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Sightseeing in Mexico City

Monument / Landmark
“The Independence Monument or Column of Independence popularly known as El Ángel or El Ángel de la Independencia, is located in Mexico City, at the roundabout located at the confluence of Paseo de la Reforma, Tiber River and Florence.”
202 locals recommend
History Museum
“The Great Temple or Great Temple of Mexico is an enclosure that includes a series of constructions, buildings, towers and a patio, the physical space where they were located, surrounded by a wall that had doors that gave access to the main roads of the city. .”
105 locals recommend
“One of the most representatives Neighborhood at Mexico City, Frida Kalo house/museum is there. A lot of mexican restaurants and cantinas around. The best place to try Chapulines and Elotes.”
131 locals recommend
“When you try to understand the traffic, why all the services of this great city are saturated and because it is the largest city in the population of America, you will find your answer on the 44th floor of this great viewpoint. (Entrance: 6 dollars)”
63 locals recommend
Historic Site
“The Casa de los Azulejos "House of Tiles" is an 18th-century palace in Mexico City, built by the Count del Valle de Orizaba. The building is distinguished by its facade, which is covered on three sides by blue and white tile (TALAVERA POBLANA) of Puebla. The palace remained in private hands until near the end of the 19th century. It changed hands several times before being bought by the Sanborns brothers .”
42 locals recommend
History Museum
“The former imperial palace of Maximilan I and the presidential residence up to the 1930s”
14 locals recommend
Historic Site
“An ex Convent now a museum with restaurant. Nestled in the mountain in the middle of beautiful pine tree forests with rivers running near by. It is in the outskirts of the city. Do plan your transportation there and back, well. Like most all museums, closed on Mondays.”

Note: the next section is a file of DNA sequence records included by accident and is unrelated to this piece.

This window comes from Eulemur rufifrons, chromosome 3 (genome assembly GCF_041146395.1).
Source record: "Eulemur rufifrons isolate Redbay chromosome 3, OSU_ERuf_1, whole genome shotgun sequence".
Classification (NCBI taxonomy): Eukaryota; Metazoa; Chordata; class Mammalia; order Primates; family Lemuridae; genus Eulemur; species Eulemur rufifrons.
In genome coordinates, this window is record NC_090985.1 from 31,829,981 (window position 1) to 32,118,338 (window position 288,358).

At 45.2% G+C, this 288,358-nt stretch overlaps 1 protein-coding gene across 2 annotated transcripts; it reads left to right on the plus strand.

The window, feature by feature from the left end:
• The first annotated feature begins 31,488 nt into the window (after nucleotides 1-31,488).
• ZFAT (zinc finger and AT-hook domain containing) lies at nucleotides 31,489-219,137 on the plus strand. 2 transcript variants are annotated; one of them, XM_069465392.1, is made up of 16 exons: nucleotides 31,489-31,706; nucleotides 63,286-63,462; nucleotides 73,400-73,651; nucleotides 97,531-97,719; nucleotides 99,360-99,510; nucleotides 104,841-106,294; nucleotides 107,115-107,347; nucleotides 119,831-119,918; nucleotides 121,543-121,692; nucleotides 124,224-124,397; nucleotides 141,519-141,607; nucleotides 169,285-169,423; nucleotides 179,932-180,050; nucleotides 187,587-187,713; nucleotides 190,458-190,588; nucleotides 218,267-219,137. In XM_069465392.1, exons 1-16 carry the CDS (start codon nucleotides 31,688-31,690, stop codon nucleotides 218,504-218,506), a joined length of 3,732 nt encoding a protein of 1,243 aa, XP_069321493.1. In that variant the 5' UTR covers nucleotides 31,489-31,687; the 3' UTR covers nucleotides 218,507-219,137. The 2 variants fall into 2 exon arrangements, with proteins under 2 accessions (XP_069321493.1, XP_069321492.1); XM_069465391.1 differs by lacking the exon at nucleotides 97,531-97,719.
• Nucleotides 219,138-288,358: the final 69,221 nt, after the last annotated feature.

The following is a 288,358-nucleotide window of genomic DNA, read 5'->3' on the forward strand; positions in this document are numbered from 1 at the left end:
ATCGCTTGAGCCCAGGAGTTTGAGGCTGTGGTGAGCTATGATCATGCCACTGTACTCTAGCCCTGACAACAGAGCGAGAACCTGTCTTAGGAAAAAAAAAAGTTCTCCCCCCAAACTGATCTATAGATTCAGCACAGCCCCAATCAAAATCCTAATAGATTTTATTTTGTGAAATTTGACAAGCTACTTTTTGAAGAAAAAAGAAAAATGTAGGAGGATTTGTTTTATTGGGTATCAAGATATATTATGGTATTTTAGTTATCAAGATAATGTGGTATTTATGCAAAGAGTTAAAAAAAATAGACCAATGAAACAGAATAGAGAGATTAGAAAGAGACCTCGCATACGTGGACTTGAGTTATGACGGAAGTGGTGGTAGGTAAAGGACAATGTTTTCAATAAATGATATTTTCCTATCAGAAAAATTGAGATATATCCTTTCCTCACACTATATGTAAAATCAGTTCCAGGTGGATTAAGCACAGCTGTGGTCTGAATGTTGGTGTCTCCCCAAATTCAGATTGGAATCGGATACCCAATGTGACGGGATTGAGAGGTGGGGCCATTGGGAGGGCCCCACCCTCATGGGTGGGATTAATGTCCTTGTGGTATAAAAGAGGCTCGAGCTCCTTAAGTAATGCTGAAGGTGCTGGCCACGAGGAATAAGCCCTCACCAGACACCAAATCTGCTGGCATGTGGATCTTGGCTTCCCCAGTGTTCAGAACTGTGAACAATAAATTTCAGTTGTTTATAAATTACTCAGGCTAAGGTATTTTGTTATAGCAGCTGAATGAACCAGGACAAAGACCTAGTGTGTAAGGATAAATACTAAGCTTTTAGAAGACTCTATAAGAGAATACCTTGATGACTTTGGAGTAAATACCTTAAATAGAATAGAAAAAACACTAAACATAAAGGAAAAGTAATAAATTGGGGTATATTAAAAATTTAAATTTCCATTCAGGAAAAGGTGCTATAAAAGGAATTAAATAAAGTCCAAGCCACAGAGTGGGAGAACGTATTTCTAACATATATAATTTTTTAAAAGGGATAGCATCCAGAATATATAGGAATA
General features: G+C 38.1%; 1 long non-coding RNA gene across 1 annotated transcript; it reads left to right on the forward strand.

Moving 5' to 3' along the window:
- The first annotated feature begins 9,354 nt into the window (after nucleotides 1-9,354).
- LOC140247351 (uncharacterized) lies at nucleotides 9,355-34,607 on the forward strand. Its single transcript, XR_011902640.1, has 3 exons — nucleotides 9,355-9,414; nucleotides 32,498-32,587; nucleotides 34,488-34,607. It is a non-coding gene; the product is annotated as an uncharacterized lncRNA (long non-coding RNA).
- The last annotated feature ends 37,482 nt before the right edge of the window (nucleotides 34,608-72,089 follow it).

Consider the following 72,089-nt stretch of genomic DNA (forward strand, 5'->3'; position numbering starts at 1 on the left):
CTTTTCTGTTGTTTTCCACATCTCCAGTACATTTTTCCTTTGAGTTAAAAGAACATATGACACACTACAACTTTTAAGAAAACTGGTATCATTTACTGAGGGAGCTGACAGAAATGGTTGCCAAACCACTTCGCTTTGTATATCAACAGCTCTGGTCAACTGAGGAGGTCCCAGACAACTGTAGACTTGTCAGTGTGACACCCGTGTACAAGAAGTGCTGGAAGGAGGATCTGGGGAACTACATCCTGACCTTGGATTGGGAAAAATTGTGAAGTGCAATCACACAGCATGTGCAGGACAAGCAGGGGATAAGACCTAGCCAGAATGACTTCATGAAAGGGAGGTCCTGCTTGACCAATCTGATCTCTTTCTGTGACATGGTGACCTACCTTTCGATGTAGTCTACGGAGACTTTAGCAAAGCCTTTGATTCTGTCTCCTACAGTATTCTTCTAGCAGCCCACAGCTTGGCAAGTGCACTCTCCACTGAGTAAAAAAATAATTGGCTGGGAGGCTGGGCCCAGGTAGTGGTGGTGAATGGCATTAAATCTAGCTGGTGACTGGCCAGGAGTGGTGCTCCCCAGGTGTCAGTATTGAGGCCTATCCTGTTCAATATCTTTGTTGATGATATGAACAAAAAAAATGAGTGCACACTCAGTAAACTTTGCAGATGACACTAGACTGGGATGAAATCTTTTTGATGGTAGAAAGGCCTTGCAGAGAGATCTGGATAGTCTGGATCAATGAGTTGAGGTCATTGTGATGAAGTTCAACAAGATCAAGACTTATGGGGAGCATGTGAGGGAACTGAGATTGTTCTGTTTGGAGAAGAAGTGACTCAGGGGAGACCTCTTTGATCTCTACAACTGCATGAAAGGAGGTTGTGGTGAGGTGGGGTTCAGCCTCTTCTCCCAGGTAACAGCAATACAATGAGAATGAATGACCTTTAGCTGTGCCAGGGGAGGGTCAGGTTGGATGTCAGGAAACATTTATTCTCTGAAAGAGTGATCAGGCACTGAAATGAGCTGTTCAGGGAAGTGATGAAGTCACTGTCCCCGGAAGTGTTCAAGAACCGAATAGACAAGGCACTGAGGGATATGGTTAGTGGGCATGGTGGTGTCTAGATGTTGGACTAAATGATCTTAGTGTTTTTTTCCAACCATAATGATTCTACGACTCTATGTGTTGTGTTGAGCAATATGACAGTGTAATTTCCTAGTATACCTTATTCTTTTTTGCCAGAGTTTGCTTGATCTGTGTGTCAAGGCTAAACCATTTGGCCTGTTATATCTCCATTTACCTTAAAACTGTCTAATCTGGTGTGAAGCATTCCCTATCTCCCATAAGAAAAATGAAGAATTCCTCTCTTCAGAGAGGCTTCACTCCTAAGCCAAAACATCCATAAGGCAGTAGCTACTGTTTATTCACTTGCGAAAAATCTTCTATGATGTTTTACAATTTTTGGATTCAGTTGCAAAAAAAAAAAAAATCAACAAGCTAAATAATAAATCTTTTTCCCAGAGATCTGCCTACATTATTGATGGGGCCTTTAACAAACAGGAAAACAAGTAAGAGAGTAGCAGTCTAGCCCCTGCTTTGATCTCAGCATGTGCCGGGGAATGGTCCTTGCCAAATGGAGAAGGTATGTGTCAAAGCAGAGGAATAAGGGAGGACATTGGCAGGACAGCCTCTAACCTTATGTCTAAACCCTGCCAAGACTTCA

21 locals recommend
“A few streets are left of the old Chinese Quarter of the capital but are still inhabited by the community, there are restaurants and shops of Chinese specialties and products. Their Chinese New Year's celebration is interesting.”
16 locals recommend
“"EL Zócalo" is the central square where everything happens. There is a very big waving Mexican flag in the middle of a big empty area. On the north side, you can see the Cathedral; on the south, the Local Government Building (Mexico City); on the east side, the National Palace, home of Federal Government; and on the west side, restaurants, hotels, and shops. When it's not empty, it's the place for celebrations, holidays, concerts and political meetings. Depending on the season, there are several activities and events that happen in the Zocalo. Book fairies, food shows, cultural events, concerts... You can visit the Metro, Mexico CIty's subway, and discover the Zocalo station with some dioramas of the city across history. Next to Zocalo, to the northeast, you can find Templo Mayor, archeological milestone and museum. ”
12 locals recommend
“You can see the whole city if you get to the top. You can always choose to have a drink or dinner in the Miralto restaurant, instead of going to the terrace.”
6 locals recommend
“City museum. Building is cool and synchronistic (aztec carvings in the volcanic rock). The architecture is more interesting than most of the exhibits though! Very close by.”
6 locals recommend
Other Great Outdoors
“This is a very touristic and commercial street. You can go there to buy brand clothes like Zara, Pull&Bear, Forever21, etc... You can also find many fast food restaurants and bars, libraries, eyewear, bakeries, coffee shops, taquerías, banks, etc... Keep in mind that is full of people at all time. ”
13 locals recommend
Flea Market
“On Sundays, you'll find this awesome antiques & vintage market in the streets surrounding the Chedraui Reforma (Av. Reforma & Gonzalez Bocanegra)”
3 locals recommend
Historic Site
“Al pié de este árbol, el capitán del ejército español, Hernán Cortés lloró su derrota frente a los guerreros mexicas en 1520. El ejército español huyó desde el centro histórico de la CDMX por toda la Calzada México Tacuba, dejando caer a su paso, parte de los tesoros robados a los mexicanos.”
2 locals recommend
Monument / Landmark
1 local recommends